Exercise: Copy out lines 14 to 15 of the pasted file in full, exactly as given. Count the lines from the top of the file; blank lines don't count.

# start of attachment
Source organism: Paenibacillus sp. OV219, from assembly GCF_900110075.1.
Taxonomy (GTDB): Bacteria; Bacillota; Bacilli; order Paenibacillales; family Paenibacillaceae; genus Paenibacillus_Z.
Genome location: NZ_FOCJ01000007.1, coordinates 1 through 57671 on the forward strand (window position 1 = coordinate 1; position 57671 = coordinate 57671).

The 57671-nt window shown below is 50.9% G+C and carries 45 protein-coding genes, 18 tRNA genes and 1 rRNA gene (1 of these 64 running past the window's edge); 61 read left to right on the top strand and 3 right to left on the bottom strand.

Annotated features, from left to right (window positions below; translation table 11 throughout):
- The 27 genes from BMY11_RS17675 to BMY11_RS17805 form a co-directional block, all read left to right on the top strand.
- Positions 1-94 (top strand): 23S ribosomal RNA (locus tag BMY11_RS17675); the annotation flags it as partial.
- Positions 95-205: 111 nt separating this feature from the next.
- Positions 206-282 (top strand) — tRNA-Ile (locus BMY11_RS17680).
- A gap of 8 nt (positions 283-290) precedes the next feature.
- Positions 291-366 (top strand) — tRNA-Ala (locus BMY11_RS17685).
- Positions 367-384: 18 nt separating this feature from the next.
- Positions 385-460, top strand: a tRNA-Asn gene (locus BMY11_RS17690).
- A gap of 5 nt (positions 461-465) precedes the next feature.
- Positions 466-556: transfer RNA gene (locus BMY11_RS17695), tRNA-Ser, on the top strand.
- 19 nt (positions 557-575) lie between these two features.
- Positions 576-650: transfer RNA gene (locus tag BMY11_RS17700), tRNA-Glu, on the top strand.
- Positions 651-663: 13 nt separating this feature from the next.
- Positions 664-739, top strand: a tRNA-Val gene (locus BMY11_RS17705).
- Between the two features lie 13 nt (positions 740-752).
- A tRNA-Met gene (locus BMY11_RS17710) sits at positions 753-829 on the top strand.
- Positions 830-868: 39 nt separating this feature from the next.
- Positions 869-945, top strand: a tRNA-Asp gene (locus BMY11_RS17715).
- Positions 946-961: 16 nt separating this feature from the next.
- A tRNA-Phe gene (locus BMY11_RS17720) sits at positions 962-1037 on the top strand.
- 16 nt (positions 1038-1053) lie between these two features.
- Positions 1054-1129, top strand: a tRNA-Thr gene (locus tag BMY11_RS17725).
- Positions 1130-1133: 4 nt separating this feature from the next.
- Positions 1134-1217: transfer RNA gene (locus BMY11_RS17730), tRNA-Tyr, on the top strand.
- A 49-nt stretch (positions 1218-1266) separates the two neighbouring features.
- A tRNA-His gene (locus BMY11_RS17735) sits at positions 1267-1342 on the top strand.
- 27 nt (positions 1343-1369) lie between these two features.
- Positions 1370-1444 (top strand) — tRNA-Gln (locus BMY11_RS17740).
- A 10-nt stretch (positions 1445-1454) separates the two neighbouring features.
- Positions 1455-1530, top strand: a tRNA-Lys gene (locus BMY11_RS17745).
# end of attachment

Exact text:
- A gap of 5 nt (positions 461-465) precedes the next feature.
- Positions 466-556: transfer RNA gene (locus BMY11_RS17695), tRNA-Ser, on the top strand.